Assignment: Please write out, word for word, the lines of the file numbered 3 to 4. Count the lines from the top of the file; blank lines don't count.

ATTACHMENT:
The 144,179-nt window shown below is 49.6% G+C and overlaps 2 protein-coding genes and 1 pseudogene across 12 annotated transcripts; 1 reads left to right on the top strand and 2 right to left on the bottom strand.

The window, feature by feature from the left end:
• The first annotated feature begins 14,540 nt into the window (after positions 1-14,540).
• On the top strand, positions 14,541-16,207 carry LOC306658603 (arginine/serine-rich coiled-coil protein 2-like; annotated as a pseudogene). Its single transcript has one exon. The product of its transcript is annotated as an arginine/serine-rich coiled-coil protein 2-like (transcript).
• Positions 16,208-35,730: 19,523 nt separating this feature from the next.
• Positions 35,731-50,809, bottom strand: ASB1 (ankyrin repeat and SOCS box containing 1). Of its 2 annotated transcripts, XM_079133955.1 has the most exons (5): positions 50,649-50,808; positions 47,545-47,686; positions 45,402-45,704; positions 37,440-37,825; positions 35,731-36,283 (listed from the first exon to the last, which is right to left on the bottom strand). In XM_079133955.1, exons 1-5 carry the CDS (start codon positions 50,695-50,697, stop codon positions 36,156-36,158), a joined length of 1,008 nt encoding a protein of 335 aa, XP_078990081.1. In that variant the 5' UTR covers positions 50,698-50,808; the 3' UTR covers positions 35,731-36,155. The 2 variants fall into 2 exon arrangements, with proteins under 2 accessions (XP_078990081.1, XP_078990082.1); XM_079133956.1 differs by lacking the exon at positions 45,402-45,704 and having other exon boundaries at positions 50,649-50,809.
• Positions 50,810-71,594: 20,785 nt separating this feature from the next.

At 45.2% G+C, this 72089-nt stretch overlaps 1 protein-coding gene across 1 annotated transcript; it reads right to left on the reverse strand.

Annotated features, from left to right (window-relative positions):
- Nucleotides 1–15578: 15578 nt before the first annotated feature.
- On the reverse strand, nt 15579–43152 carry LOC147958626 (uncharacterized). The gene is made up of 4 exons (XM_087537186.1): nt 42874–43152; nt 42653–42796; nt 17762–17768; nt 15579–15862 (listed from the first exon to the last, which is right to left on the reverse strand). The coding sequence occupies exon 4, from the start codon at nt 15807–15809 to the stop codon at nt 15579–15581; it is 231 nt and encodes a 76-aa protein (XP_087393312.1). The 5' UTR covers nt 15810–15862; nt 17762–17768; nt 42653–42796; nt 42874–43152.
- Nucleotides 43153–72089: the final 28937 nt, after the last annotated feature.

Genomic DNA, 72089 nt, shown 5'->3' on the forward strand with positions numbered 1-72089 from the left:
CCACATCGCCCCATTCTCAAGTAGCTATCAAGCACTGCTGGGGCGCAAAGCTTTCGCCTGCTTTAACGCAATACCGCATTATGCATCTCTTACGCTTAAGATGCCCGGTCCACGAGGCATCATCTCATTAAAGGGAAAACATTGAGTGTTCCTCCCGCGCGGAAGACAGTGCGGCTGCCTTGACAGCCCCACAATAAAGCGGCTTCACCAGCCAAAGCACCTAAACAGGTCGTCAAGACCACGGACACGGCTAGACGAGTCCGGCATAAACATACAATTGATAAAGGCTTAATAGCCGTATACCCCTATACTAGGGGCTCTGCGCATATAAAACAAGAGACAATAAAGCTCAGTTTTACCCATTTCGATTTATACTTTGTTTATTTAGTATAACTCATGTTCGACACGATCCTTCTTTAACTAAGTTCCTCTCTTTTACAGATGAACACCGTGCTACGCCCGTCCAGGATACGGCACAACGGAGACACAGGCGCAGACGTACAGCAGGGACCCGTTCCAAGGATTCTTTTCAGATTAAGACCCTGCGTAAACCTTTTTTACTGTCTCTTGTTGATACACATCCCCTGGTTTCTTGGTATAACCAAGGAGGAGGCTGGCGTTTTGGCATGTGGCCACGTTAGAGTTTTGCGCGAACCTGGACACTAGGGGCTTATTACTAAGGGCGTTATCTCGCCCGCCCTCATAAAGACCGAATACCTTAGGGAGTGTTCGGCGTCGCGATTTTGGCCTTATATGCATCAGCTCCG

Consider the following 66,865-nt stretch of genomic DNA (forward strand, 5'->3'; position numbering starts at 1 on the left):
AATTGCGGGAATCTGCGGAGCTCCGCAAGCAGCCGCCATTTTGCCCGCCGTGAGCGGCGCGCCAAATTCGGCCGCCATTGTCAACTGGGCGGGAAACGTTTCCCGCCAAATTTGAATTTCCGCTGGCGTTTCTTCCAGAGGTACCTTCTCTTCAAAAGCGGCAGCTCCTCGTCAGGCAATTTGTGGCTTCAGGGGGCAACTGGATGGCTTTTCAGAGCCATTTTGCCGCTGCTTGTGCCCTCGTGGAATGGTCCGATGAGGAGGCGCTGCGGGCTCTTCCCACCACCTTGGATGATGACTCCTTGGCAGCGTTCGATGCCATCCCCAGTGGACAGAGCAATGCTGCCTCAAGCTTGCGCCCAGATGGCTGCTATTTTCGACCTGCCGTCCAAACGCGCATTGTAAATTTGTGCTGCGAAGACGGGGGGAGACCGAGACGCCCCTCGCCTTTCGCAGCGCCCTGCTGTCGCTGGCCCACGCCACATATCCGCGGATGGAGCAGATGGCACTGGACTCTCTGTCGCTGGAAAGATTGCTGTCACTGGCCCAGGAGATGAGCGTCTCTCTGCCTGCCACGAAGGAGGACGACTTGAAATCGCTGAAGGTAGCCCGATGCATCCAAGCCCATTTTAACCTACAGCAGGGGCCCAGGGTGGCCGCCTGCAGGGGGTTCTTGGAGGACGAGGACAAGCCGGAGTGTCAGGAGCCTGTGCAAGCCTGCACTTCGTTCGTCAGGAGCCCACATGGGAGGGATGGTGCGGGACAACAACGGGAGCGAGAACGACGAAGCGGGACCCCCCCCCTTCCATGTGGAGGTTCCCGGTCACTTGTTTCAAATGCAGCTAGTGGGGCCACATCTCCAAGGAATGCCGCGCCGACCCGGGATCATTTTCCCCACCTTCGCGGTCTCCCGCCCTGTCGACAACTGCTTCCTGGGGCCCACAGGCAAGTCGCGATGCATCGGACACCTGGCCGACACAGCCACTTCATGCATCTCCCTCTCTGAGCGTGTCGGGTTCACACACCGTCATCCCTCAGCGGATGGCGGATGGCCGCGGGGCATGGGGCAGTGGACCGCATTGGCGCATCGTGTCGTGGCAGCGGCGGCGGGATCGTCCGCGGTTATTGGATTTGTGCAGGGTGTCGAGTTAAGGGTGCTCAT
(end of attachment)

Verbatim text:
• The first annotated feature begins 14,540 nt into the window (after positions 1-14,540).
• On the top strand, positions 14,541-16,207 carry LOC306658603 (arginine/serine-rich coiled-coil protein 2-like; annotated as a pseudogene). Its single transcript has one exon. The product of its transcript is annotated as an arginine/serine-rich coiled-coil protein 2-like (transcript).